cost of paddles mark up %

hoping someone can help me …am thinking of buying a small paddle company located in canada the company makes and sells kayak dragonboat and outrigger paddles i am hoping someone can suggest the average mark up of the paddle from the manufacturer to a distributor and from the distributor to the final user the paddler…lets say the example for a $100 paddle what is far for everyone… really appreciate all suggestions

in general
I managed a couple of wilderness sporting goods shops and did some manufacturer rep work in the 70’s and 80’s so I can offer my own experience and some strong opinions (which you can take or leave). The standard wholesale margins for “hard goods” gear at that time were 20% to 30%. This is margin, not markup. In other words if the wholesale price to the dealer is $100, at 20% margin the net cost for the manufacturer to produce it is $80. So a 20% margin means a 25% markup, maker to dealer.

The “list” price to the consumer (usually established by the manufacturer) was usually based on a wholesale to retail margin of 40%. You get this price by applying a 66% markup on the wholesale price (this is why dealers can afford to have sales of up to 50% off when they need to clear stock or raise cash).

So that paddle the dealer bought from you for $100 now has a list price of $165, or a little over twice what it cost to produce. This was a fairly standard ratio structure for the gear we sold (kayaks, paddles, XC skis, backpacks, etc.) Markups/margins were even higher for “soft” goods like clothing and shoes.

The prices of your competition and the value you offer (quality, uniqueness, customer service are all factors – don’t make the mistake of trying to just be the cheapest product to get market share because you will lose in the end) as well as your ability to manage your overhead and project your costs and volume figure into where you set your prices as well. But I figure you must already be taking all that into account.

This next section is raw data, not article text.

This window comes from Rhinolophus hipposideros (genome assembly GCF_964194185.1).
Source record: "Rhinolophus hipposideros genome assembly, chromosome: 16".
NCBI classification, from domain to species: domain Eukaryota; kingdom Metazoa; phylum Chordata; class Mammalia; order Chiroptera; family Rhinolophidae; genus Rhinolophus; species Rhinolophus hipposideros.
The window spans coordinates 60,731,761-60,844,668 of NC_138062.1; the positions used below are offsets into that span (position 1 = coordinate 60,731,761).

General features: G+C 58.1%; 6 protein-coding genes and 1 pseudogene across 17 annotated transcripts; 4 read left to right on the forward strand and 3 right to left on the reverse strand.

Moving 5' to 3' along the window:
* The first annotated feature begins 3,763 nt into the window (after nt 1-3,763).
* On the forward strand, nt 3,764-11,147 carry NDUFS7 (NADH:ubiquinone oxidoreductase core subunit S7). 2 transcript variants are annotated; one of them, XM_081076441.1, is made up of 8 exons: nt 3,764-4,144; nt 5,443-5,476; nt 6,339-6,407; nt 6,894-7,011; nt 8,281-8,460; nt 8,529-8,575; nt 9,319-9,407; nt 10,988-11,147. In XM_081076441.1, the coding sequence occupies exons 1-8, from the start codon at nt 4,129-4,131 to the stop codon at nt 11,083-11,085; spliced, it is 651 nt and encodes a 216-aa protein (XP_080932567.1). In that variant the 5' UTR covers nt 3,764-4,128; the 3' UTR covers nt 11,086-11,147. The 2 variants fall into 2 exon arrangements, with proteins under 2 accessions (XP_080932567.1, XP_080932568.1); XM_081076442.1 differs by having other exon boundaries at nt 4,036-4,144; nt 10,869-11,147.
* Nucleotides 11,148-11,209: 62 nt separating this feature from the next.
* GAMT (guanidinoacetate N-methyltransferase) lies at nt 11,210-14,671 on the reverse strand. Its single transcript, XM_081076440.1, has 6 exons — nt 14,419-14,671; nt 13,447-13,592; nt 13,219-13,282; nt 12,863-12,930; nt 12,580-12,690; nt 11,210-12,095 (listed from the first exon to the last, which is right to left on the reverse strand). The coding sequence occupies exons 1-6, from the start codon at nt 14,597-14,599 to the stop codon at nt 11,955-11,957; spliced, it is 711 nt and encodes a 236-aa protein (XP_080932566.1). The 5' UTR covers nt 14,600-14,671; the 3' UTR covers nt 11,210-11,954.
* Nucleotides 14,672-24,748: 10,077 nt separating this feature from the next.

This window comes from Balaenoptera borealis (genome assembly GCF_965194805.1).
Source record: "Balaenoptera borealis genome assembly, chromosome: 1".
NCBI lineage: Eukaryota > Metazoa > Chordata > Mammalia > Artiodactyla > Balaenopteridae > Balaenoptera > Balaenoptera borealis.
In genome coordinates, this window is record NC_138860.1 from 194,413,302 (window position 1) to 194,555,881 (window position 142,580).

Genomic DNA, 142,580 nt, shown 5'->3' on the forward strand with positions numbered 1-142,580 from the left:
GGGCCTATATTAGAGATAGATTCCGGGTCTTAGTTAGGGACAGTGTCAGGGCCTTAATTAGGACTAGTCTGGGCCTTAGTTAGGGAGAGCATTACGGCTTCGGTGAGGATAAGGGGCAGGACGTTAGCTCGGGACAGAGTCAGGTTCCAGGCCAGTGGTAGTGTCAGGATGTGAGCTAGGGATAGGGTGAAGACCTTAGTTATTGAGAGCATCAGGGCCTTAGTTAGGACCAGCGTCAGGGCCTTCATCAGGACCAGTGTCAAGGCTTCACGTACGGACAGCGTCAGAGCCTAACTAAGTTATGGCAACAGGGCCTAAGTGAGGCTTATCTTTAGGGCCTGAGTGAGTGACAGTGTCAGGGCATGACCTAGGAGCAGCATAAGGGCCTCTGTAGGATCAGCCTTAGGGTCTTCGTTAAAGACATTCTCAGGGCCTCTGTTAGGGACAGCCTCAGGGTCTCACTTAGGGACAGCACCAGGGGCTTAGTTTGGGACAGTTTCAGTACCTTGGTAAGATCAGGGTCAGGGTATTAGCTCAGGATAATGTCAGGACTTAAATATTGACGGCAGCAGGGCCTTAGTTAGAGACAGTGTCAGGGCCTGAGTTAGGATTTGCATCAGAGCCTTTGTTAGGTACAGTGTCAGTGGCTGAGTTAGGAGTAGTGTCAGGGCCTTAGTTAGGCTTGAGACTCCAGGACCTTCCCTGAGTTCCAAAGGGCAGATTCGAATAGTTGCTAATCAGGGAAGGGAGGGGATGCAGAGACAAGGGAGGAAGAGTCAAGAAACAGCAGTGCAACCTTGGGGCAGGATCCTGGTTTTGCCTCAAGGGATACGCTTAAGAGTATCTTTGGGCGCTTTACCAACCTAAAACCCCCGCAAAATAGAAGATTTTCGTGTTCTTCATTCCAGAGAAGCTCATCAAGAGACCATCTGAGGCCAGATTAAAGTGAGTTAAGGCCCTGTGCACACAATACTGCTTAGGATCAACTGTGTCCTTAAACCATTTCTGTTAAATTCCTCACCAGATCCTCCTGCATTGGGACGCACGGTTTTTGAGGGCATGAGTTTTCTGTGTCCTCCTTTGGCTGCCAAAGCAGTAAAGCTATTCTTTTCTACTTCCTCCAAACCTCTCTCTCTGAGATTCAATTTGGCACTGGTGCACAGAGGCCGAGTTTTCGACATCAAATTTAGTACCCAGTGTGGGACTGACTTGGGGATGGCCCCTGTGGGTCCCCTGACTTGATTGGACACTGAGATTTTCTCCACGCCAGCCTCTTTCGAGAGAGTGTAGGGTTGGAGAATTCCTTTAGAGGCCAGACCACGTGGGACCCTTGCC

Simplest calculation I can think of is to look at what the going prices are for similar wooden paddles. Then ask yourself “Can this company I am thinking of buying produce them for half that price? And is a 20% profit margin on what I expect to sell going to be enough for me?” If not, you are taking a big risk.

Also, don’t even THINK about selling your product direct to consumers if you also expect your dealers to sell them. The higher margin may tempt you but the dealers are your biggest ally – if you undercut them you will lose market share and shoot yourself in the foot. And the headaches of dealing with individual consumers (selling them on the product and then servicing them after they’ve bought it) are what the dealers do to earn that extra margin on your goods – trust me, it’s worth it to you to let them do the selling and servicing.

Would help everyone much if you’d also mention the markup for a boat, so the buying public understands that it’s not what it is for accessories.

Many buyers think boat dealers have markups like car dealers have. Find questions all the time about how a dealer is a jerk cause he won’t give a customer 50% off :wink:

Bill H.

dealers and manufacturers
Btw, if you’re a customer just a hint, don’t waste the manufacturer’s time by calling them trying to buy direct. Most companies with products worth buying do not ever sell direct, can’t legally. Most don’t have a license to sell direct and legally collect the taxes, they sell wholesale and don’t collect taxes, only paid by the end user.

I used to get several calls a week, PITA.

Also another hint, if the company sells say fiberglass canoes, no they won’t build you an aluminum pontoon boat/ jon boat etc., don’t ask.

Bill H.